Agriculture and Human Values

, Volume 31, Issue 3, pp 527–528 | Cite as

Charlotte Biltekoff: Eating right in America—the cultural politics of food and health

Duke University Press, Durham, NC, 2013, 224 pp, ISBN: 978-0-8223-5559-5

In an article about Mayor Bloomberg’s court-challenged soda size limit—popularly known as the soda ban—on the food politics blog Civil Eats, Maureen Beach (2013) of the American Beverage Association posted the following comment: “Government regulation is the wrong approach to the obesity challenge. Education is the only effective tool. Education about balancing calories with physical activity will do more for fighting obesity than a new law that restricts consumer choice and hurts small businesses.” Here, “education” is invoked as a neutral and apolitical activity; in Eating Right in America: The Cultural Politics of Food and Health, Charlotte Biltekoff shows that nutrition education is, and always has been, anything but.

In this book, Biltekoff presents four distinct nutrition education movements in the United States’ past and present: the “modern dietary reform” movement of the late 19th century, when the science of nutrition made it possible to quantitatively measure nutrients and empirically define a “good diet”; the nutrition education component of World War II home front mobilization, which tied eating well to wartime patriotism; the “alternative food” movement and its focus on repudiating the industrial food chain and eating locally and organically; and the current campaign against obesity and the association between thinness and health.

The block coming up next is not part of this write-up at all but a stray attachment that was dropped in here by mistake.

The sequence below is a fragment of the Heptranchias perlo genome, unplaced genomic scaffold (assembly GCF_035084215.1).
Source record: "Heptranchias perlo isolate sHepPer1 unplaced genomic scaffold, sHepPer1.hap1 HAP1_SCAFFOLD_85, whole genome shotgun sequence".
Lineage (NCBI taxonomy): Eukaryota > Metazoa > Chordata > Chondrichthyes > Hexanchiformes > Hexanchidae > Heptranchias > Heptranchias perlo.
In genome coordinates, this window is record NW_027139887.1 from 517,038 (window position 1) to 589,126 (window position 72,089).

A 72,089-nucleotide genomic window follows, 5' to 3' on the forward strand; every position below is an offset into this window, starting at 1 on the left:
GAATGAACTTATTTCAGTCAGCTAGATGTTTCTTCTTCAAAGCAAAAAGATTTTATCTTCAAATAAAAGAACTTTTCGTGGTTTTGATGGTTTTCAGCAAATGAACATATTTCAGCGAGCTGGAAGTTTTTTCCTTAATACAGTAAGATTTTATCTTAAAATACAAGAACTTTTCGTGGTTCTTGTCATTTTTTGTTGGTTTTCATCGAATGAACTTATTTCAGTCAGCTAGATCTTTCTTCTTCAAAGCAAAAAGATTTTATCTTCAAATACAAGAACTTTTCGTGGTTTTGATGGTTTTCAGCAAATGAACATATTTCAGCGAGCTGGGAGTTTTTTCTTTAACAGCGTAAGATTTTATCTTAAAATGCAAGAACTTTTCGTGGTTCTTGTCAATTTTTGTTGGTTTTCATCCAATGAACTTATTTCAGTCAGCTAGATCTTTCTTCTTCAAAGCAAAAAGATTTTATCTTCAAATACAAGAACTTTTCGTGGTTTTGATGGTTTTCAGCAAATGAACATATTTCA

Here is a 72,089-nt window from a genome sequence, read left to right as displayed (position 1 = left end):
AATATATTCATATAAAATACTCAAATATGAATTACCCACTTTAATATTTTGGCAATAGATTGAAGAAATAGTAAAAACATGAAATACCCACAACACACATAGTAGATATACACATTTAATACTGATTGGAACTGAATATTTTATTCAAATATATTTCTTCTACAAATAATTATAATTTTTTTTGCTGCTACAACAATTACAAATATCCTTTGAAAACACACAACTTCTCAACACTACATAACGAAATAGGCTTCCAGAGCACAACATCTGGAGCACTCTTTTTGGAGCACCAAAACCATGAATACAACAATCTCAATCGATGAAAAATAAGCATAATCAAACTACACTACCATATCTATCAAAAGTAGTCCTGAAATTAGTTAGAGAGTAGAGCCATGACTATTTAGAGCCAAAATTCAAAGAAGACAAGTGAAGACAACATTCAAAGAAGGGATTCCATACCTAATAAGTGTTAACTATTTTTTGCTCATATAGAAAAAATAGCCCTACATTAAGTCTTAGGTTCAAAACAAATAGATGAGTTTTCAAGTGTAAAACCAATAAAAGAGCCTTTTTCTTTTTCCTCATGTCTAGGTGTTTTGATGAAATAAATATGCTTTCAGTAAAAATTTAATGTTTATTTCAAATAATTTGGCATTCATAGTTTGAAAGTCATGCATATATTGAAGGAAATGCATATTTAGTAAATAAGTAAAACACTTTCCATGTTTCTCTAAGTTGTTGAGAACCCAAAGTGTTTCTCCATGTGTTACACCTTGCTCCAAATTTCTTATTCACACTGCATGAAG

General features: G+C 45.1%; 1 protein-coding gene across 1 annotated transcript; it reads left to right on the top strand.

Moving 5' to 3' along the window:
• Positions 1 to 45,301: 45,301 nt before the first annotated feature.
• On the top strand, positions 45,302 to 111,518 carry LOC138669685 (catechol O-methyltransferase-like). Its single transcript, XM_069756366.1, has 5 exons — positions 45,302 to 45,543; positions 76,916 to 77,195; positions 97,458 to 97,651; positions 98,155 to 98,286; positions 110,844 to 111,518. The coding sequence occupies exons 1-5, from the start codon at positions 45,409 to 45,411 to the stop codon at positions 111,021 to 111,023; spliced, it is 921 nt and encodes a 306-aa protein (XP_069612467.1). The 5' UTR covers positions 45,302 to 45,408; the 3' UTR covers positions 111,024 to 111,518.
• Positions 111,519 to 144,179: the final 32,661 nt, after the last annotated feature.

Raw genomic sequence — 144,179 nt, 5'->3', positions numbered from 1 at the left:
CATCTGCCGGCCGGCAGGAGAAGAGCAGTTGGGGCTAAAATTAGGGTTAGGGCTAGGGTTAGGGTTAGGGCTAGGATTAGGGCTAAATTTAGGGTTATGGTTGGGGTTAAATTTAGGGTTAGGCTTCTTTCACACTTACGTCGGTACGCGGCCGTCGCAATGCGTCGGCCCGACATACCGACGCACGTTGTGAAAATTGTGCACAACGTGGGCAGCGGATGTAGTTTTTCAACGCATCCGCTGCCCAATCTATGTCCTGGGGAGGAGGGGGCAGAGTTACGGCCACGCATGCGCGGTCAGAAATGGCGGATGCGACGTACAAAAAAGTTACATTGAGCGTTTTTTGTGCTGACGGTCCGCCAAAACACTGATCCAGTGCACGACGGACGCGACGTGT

Biltekoff’s main argument is that an era’s particular ideas for eating right are not only an empirical set of rules for nutrition and health, but also a framework for good citizenship, and a way in which the middle class asserts its identity by contrasting its healthful behavior against that of an “unhealthy other.” Each nutrition education paradigm is given its own chapter; the movements are described in their historical context and the author shows how nutrition education reflects ideas of good citizenship and draws the boundaries of middle class identity. By examining the dietary reform movements with this template, Biltekoff highlights historical antecedents for the ways we think about and promote food and nutrition today. The final two chapters deal with present-day nutrition paradigms and Eating Right in America draws out the historical continuity between them and older styles of food education. Though the alternative food movement attempts to set itself apart by emphasizing both the pleasures of “good” food and the ethics of food choices, rather than focusing on calories and nutrients, Biltekoff notes that the rules provided for what to eat are “no less normalizing” (p 107) than the movements that came before. The chapter on the antiobesity movement illustrates the launch of the “war on obesity” in parallel to America’s war on terror after September 11, 2001. By drawing out the ways that being thin and fit were coded as a patriotic duty, the current moment in food instruction, in turn, mirrors the WWII-era National Nutrition Program.